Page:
Mental health law proposal in Uganda will breach human rights, says civil society coalition

A coalition of organisations have today called on Ugandan Members of Parliament to oppose a Government-sponsored Mental Health Bill which will breach the human rights of persons with mental disabilities in the country.

A position statement issued by the coalition in advance of a critical debate in Parliament next Tuesday says that the law “does not command the support of civil society, does not command the support of persons with disabilities or their representative organisations, and is fundamentally flawed”.

Derrick Kizza, Executive Director of Mental Health Uganda (MHU) said:

The Bill retains the old colonial thinking about people with mental health issues. Instead of investing in community mental health services, the Bill treats people with mental disabilities as criminals, allowing highly abusive practices such as electroconvulsive therapy (ECT), placing people in isolation cells, and subjecting them to restraint. These practices don’t help people to recover – in fact, they are abusive and should be banned.

Uganda’s current mental health legislation dates back to 1964 and has been widely criticised as being outdated and perpetuating discriminatory practices against people with mental health issues. The need for reform has become increasingly important since Uganda became the first African nation to ratify the United Nations Convention on the Rights of Persons with Disabilities (CRPD) in 2008.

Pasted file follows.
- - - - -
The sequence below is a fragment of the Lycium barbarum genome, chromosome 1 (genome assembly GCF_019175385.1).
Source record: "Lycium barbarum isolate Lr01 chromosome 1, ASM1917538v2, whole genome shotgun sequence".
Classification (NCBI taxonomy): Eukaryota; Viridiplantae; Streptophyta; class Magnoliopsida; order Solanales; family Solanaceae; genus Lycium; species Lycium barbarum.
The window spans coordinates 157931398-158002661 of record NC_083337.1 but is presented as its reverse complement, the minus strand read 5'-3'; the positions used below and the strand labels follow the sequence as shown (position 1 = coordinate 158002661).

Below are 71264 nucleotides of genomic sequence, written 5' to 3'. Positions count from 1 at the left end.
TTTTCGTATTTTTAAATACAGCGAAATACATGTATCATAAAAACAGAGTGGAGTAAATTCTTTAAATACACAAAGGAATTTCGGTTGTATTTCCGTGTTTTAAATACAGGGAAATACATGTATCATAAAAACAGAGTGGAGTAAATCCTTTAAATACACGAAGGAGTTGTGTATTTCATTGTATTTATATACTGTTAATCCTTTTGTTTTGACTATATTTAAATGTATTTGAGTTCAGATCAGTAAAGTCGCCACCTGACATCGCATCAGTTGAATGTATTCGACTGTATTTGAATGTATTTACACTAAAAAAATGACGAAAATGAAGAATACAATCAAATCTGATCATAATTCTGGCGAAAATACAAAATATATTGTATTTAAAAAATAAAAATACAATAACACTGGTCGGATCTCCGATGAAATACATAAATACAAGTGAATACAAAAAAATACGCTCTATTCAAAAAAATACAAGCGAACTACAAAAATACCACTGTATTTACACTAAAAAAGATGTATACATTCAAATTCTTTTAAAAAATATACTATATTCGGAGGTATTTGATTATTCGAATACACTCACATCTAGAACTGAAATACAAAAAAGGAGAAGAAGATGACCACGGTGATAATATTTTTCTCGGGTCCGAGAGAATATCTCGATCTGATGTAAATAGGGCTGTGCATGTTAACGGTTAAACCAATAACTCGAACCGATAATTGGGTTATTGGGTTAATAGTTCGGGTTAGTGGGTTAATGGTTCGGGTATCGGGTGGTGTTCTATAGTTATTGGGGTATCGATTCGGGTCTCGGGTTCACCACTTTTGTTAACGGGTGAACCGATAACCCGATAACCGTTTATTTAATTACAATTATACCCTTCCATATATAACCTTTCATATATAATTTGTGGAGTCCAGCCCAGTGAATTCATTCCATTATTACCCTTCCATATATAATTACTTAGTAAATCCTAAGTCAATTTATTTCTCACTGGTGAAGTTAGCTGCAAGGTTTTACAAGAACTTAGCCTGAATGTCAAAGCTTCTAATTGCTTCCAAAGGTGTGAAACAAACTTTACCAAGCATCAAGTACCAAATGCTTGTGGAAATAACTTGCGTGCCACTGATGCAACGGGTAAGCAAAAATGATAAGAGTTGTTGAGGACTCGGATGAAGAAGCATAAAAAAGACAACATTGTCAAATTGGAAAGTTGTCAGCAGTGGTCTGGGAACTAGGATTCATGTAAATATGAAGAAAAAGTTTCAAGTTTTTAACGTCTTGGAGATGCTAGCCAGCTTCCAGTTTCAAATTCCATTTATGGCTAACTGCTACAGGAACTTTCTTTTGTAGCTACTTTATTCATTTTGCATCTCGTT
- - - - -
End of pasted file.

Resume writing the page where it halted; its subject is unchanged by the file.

Among key points of contention, Mental Health Uganda (MHU) and the coalition point out that the Mental Health Bill 2014 is premised on a biomedical approach and will allow for coercion and abusive practices in Uganda’s mental health institutions.

Instead of investing in the roll-out of community-based mental health and other services in the country, the Bill will enable forced detention, forced treatment, electroconvulsive therapy (ECT), seclusion and restraints. The coalition, supported by Validity, have pointed out that such practices breach Uganda’s obligations under the CRPD, including the rights to liberty, freedom from torture and ill-treatment and the right to health on the basis of informed consent.

The coalition has also raised concerns that passage of the Bill will criminalise persons with mental disabilities following proposals from the Parliamentary Health Committee to increase resources to the police to apprehend people and forcibly take them to hospitals.

In 2014, MHU and Validity published two major reports highlighting widespread and systematic human rights violations faced by people with mental disabilities in psychiatric hospitals and in community settings.

In 2016, the UN Committee on the Rights of Persons with Disabilities (CRPD Committee) expressed deep concern about violence and abuse against persons with disabilities, including those in institutions. Noting the concerns of organisations of persons with disabilities (OPDs) that the Mental Health Bill was flawed and failed to abide by key human rights standards, the CRPD Committee recommended that Uganda “ensure that the Mental Health Bill, 2014, is [brought into] compliance with the Convention”.

The Bill has not been substantially amended, despite the UN recommendations and consistent calls from persons with disabilities to bring it into line with human rights. Reports also continue to emerge of violence, abuse and degrading conditions in psychiatric hospitals in the country, including at Butabika National Mental Referral Hospital.

Validity and our partners in Uganda are now calling on Ugandan Members of Parliament to reject the Bill which must be fundamentally reformed.